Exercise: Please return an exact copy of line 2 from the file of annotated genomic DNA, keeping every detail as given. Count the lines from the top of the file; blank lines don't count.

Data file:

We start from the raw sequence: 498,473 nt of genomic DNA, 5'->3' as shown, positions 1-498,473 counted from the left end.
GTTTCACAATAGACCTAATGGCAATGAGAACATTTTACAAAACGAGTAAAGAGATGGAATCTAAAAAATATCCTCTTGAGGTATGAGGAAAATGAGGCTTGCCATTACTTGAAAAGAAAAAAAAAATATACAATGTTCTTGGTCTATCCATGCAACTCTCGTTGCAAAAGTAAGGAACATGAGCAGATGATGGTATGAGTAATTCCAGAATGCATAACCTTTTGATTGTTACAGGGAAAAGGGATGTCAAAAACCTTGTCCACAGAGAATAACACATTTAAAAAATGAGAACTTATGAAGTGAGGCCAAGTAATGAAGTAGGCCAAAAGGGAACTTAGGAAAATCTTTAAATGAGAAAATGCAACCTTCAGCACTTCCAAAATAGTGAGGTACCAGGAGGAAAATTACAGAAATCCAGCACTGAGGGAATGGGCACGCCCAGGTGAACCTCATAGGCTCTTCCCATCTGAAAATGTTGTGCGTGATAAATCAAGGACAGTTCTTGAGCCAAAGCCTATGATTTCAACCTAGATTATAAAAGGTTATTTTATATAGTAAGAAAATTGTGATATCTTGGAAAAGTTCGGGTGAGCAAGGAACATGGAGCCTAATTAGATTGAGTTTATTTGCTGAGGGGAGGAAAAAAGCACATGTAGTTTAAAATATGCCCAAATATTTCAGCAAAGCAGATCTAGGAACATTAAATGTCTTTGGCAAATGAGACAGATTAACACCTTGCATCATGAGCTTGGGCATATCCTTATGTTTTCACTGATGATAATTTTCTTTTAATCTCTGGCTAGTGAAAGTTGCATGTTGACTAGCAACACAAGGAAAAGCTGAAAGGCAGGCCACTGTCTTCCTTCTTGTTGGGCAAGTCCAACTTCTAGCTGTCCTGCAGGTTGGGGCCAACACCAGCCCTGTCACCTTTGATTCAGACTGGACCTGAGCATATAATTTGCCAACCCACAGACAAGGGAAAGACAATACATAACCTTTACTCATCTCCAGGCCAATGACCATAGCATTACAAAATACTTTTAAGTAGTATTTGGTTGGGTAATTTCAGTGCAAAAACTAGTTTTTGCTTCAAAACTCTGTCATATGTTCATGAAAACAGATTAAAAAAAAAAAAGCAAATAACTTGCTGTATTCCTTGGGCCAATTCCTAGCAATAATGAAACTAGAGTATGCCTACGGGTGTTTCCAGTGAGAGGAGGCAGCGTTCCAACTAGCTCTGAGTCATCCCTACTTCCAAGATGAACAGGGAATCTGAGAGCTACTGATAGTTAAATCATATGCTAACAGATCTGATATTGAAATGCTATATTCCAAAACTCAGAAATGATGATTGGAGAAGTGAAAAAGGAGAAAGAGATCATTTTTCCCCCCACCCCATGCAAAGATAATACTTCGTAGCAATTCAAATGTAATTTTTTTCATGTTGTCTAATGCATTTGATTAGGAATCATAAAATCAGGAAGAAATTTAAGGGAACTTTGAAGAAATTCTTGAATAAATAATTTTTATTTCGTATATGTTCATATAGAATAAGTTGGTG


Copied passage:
GTTTCACAATAGACCTAATGGCAATGAGAACATTTTACAAAACGAGTAAAGAGATGGAATCTAAAAAATATCCTCTTGAGGTATGAGGAAAATGAGGCTTGCCATTACTTGAAAAGAAAAAAAAAATATACAATGTTCTTGGTCTATCCATGCAACTCTCGTTGCAAAAGTAAGGAACATGAGCAGATGATGGTATGAGTAATTCCAGAATGCATAACCTTTTGATTGTTACAGGGAAAAGGGATGTCAAAAACCTTGTCCACAGAGAATAACACATTTAAAAAATGAGAACTTATGAAGTGAGGCCAAGTAATGAAGTAGGCCAAAAGGGAACTTAGGAAAATCTTTAAATGAGAAAATGCAACCTTCAGCACTTCCAAAATAGTGAGGTACCAGGAGGAAAATTACAGAAATCCAGCACTGAGGGAATGGGCACGCCCAGGTGAACCTCATAGGCTCTTCCCATCTGAAAATGTTGTGCGTGATAAATCAAGGACAGTTCTTGAGCCAAAGCCTATGATTTCAACCTAGATTATAAAAGGTTATTTTATATAGTAAGAAAATTGTGATATCTTGGAAAAGTTCGGGTGAGCAAGGAACATGGAGCCTAATTAGATTGAGTTTATTTGCTGAGGGGAGGAAAAAAGCACATGTAGTTTAAAATATGCCCAAATATTTCAGCAAAGCAGATCTAGGAACATTAAATGTCTTTGGCAAATGAGACAGATTAACACCTTGCATCATGAGCTTGGGCATATCCTTATGTTTTCACTGATGATAATTTTCTTTTAATCTCTGGCTAGTGAAAGTTGCATGTTGACTAGCAACACAAGGAAAAGCTGAAAGGCAGGCCACTGTCTTCCTTCTTGTTGGGCAAGTCCAACTTCTAGCTGTCCTGCAGGTTGGGGCCAACACCAGCCCTGTCACCTTTGATTCAGACTGGACCTGAGCATATAATTTGCCAACCCACAGACAAGGGAAAGACAATACATAACCTTTACTCATCTCCAGGCCAATGACCATAGCATTACAAAATACTTTTAAGTAGTATTTGGTTGGGTAATTTCAGTGCAAAAACTAGTTTTTGCTTCAAAACTCTGTCATATGTTCATGAAAACAGATTAAAAAAAAAAAAGCAAATAACTTGCTGTATTCCTTGGGCCAATTCCTAGCAATAATGAAACTAGAGTATGCCTACGGGTGTTTCCAGTGAGAGGAGGCAGCGTTCCAACTAGCTCTGAGTCATCCCTACTTCCAAGATGAACAGGGAATCTGAGAGCTACTGATAGTTAAATCATATGCTAACAGATCTGATATTGAAATGCTATATTCCAAAACTCAGAAATGATGATTGGAGAAGTGAAAAAGGAGAAAGAGATCATTTTTCCCCCCACCCCATGCAAAGATAATACTTCGTAGCAATTCAAATGTAATTTTTTTCATGTTGTCTAATGCATTTGATTAGGAATCATAAAATCAGGAAGAAATTTAAGGGAACTTTGAAGAAATTCTTGAATAAATAATTTTTATTTCGTATATGTTCATATAGAATAAGTTGGTG